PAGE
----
I occasionally hear younger people say things that let me know that they are not fully informed about HIV/AIDS. Although it is true that HIV is a more manageable, long-term illness than ever before, I must say that we should all do what we can to avoid contraction of the virus. The medications that are taken can have some serious side effects that make them difficult for many to tolerate. Living with a virus that is working full-time to weaken your body and allow infections to invade your systems is something no one should have to live with. The medications designed to fight HIV literally are destroying the virus produced by your body.
Homeless people are at a huge risk for contracting HIV/AIDS. Why is that?
People who are homeless generally have a lack of access to health care, in particular preventative health care, such as HIV testing. They have poor health outcomes and are at risk for early death.
What is FFL doing to combat that?
Friends For Life, in partnership with the City of Memphis, Community Alliance for the Homeless, the United Way and other community partners, are working together to bring housing resources to the community to assist in combating this problem. We believe in housing first — get people off the street and help them work on their problems.
Some people only know of FFL through the huge Halloween party they throw every year. How did that get started?
The agency used to throw a huge party at the end of its "A Place at the Table" party season, and this evolved into the Halloween party. It is a spectacularly fun event that raises between $30,000 and $40,000 annually for the agency.
Enough about serious stuff, what did you eat for breakfast this morning?
I confess I don’t eat breakfast every day. A couple of my favorite breakfast foods are the almond poppy seed pastry at La Baguette and the turkey and egg white flatbread from Dunkin Donuts.
What's your idea of a fun weekend?
I really enjoy going to the Farmers Market and to the Arcade for breakfast on Saturday morning. Sunday mornings, I like to read the paper and watch a movie on TV. I am a huge sports fan so any opportunity to catch the game is great. I love the Grizzlies!!!
Favorite thing about Memphis?
I love Memphis. People here are generous and want to help others. I love that about us!
Last movie you watched in the theater?
Skyfall. I love James Bond. I want all those spy gadgets Q invents for him.
Several times each month, Memphis Gaydar will feature Q&As with LGBT Memphians who are making a difference. For the inaugural LGBT Voices post, we've chosen Will Batts, the executive director of the Memphis Gay & Lesbian Community Center (MGLCC), which has offered programs, services, and support for LGBT Memphians since 1989.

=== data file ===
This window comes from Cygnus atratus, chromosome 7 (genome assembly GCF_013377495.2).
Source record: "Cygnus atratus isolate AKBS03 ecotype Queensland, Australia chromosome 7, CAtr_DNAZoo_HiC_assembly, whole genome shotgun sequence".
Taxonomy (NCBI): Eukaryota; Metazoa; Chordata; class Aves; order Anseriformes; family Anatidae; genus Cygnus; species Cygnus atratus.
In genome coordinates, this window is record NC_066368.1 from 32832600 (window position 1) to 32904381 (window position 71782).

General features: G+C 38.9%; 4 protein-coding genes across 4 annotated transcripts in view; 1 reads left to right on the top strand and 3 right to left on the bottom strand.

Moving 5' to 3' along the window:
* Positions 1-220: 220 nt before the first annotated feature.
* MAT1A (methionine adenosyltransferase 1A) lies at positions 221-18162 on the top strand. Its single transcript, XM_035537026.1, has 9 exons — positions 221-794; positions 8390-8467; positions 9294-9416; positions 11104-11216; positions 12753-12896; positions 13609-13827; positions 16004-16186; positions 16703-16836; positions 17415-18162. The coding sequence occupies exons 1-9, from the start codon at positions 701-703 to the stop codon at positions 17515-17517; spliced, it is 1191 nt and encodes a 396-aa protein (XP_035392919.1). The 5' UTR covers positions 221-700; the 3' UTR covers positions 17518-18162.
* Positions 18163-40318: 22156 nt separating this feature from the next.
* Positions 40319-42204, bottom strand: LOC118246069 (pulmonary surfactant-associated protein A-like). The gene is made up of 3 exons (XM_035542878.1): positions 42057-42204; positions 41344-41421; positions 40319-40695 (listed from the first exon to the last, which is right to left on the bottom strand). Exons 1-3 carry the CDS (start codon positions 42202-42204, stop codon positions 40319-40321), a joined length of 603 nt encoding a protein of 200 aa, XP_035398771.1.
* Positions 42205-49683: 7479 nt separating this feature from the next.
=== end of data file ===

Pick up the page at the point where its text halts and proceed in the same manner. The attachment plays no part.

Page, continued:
1. How long have you served as executive director of MGLCC?
Since July 1, 2008
2. How did you get that position? Did you ever see yourself heading up a LGBT community center?
It was a long route. I've done many different types of jobs in my life — bookstore manager, high school religion/psychology teacher, psychology graduate student, corporate flunky, small business owner, and now MGLCC E.D. Each job I've had has taught me some skill that I use in this job, whether it's how to keep the books, run a small business, or how to listen effectively to people in crisis. I became involved with MGLCC through the Outflix Film Festival back in 2005. I just never left because I love this organization and the impact we have in the community.
3. What are your favorite things about the job?
I love watching people transform and grow. People often come to MGLCC worried about coming out, looking for support or friends, struggling with job or family issues, or in real crisis. Seeing them find their own inner strength to live free, happy, and healthy lives is so amazing!
4. Anything you don't like?
It's very difficult to hear stories of abuse, despair, attempted suicide, family violence, or rejection. I struggle when I hear young people talk about the things they have to do to survive on the streets. I hate not being able to fix everything. Those are very long days.
5. What has been the most rewarding moment so far?
Lots of things make me happy about my job. But I am most touched when people say, "Thanks for being here. I'm not sure I would have survived without this place." I tear up every time because I know it's very likely true.
6. How far would you say Memphis has come regarding LGBT equality and acceptance? We've come a very long way just since I've been connected with MGLCC. We have so many supportive churches, businesses, and other agencies. We have many LGBT folks appearing openly in the media. Outflix Film Festival grows every year. Pride has become a must-go event. I think we're reaching a tipping point in our community where acceptance of LGBT equality is becoming the norm rather than the rarity. And I love it! It means the people of my community will be safer.
7. Now that the city and county have passed employment non-discrimination ordinances, what do you see as next on the horizon in the local fight for LGBT equality?
Making sure our kids are safe in their schools. Kids are coming out so much younger than my generation did, which often makes them targets. We need to ensure that not only are there strong anti-bullying policies in place but that all adults have the buy-in to protect kids regardless of their own personal beliefs. That and making Memphis a safer place for our transgender brothers and sisters. Education and awareness are keys to a safer community.
8. Okay, enough serious talk. What's your favorite Memphis restaurant?
I could eat at Soul Fish every day!
9. If you were stranded on a deserted island, what 3 things would you want to have with you?
You mean besides a daily meal from Soul Fish? My hubby Curtis, my favorite book The Count of Monte Cristo, and a toothbrush!!!
10. What's on your iPod right now?
Green Day, Johnny Cash, Aaron Copland, White Stripes, The Killers, Patsy Cline, George Winston, Frank Sinatra, Ella Fitzgerald, Blondie
11. Last book you read?
Game of Thrones
12. What do you want for Christmas?
Marriage equality … but I'll settle for an iPad. This time.